Each year in the land of college football recruiting, there always seems to be at least one recruit who is a headline grabber. Whether it’s for his words or actions, the spotlight just seems to be on him.
This year, that spotlight has been on 4-star athlete Deommodore Lenoir. Not just because he is one of the best players outright in the 2017 recruiting class, but also because of his tentative — to say the least — decision to play at Oregon during the offseason chaos that resulted in the dismissal of Mark Helfrich and his staff. Helfrich and company recruited Lenoir initially, but now he has to interact with an entirely new group.
So what brought Lenoir back to Eugene? In an interview with Scout.com, he said it was the “building of relationships with the coaches. I felt like I could relate to them better than the previous staff.” Lenoir’s major options besides Oregon had been Nebraska and UCLA. He described the decision of Oregon over Nebraska as being “one of the hardest decisions of my life. Nebraska put up a fight.”
Head coach Willie Taggart, recruiting hound that he is, obviously was instrumental in securing Lenoir again. Lenoir isn’t the first player who Taggart has had to coax into putting on a Ducks uniform, but with the way Lenoir went about things this offseason, it was definitely one of higher profile. Even before Taggart and Lenoir met, Lenoir was excited to meet him. “I can’t wait to meet him … seems pretty cool,” Lenoir told The Oregonian.
The Middle Man
Lenoir hails from Bishop Mora Salesian High School, located in the heart of Los Angeles. Because he lives in a place with so much football depth in one of the most popular recruiting areas in the country, he has access to tons of players and coaches. When Lenoir committed to the UO initially back on July 26th of 2016, he was the face of this recruiting class.
He was an important figure for influencing players, including Jaylon Redd and teammate Nick Pickett. All of these defensive backs had a vision of playing together in Eugene.
That vision is still alive, but it almost didn’t happen. Lenoir, listed at 5’11” and 190 lbs, is one of the premier cornerbacks in the country, and the 48th-ranked player in the nation according to Rivals.com. He also has good experience with kick returns, so that is a possibility for him at Oregon.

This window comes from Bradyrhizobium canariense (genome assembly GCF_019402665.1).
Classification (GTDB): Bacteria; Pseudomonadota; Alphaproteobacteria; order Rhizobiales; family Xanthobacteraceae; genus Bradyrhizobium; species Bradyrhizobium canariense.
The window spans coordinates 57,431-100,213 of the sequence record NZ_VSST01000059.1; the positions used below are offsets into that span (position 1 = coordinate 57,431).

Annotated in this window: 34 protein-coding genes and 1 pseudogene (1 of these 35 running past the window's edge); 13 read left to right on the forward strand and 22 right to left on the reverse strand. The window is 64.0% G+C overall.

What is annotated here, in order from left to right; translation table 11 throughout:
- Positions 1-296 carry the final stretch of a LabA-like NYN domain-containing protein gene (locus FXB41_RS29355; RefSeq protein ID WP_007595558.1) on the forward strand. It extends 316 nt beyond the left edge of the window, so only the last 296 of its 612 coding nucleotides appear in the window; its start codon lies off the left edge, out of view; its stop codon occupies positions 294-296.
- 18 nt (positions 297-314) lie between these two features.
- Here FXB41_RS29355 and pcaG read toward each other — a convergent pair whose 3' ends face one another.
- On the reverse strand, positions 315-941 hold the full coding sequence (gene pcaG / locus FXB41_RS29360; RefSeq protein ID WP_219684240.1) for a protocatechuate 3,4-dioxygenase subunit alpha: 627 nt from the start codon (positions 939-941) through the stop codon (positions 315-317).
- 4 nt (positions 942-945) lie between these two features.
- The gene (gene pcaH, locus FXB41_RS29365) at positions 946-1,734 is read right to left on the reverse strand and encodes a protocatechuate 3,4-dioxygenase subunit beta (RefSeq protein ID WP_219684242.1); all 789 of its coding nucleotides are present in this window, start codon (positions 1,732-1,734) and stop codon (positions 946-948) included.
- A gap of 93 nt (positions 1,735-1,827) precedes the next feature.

Prior to his de-commitment, he had been one of the most vocal leaders for the 2017 recruiting class. His confidence level was high to say the least, and he claimed, via his Twitter account, that he and the fellow recruits were coming to take starting spots.
“Well that mindset better change Fast because Spots Will Be Taken Period” 𞲀 https://t.co/l8ME2Mp3u6
— D (@Deommo_Lenoir) October 12, 2016
One thing Lenoir has on his resume that most recruits don’t is his ability to play quarterback. No, that’s not a typo. Last season when the starting QB was injured, Lenoir stepped in and performed pretty darn well, passing for 91 yards and rushing for 185 and 5 total touchdowns in the Southern Section Division 5 playoff opener.
While he has excelled as a defensive back, Lenoir didn’t start playing football at that position. He was actually a running back, but he really has a talent for playing in the secondary. You can see just how knowledgeable he is about defense in this well-done piece by Fox Sports West:
Lenoir has a no-nonsense approach to his play on and off the football field. It’s just the way he was raised. “Growing up in South Los Angeles taught me a lot,” he told The Los Angeles Times. “It taught me to stay focused in order to be able to go where I want to go, and that’s to the NFL. You have to stay in the classroom and do what you’re told to do.”
Having gone to Catholic schools since kindergarten, faith is a big part of Lenoir’s life. It was in his theology class during his sophomore year that he received word of his first scholarship offer, a full ride to Tennessee. “I just broke down in tears,” he would recount in an interview later. “It was like a dream come true. I called my mom, my dad, all my family members. It was a great moment because it felt like all the hard work I had put in had paid off.”
Lenoir is clearly not afraid to get down and dirty. “He’s a different kind of kid,” said his head coach Angelo Jackson. In that same interview with the L.A. Times, Lenoir described his mentality while on the field. ”You have to have fast feet,” he said. “You have to be good with your hands and be able to move with the receiver and watch their hips. I love it. It shows me that I’m better than you. And if you say you’re better than me, you’re going to have to prove it.”
Despite a stellar regular season, notching 2,430 yards and 26 touchdowns, his talent really shown on the national stage during the 2016 U.S. Army All-American Bowl. There, at the cornerback position, he shut down the East’s wide receivers. As reported by Rivals.com, he “found most of his success matching receivers step-for-step on longer vertical routes, but routinely finds ways to get his hands on passes one way or the other.”
His hard work has taken him far. Last season he earned co-MVP in of the Angelus League along with Washington State commit Jamire Calvin. His goal for this debut season is to be named to the Freshman all-American team. In Lenoir’s own words,
“They want me to be used as Jabril Peppers.“
That’s not a bad comparison. There’s always room on the roster for a player like that.
Eugene, Ore. (From Half Moon Bay, Calif.)
Top Photo by Tony Morano for 247 Sports
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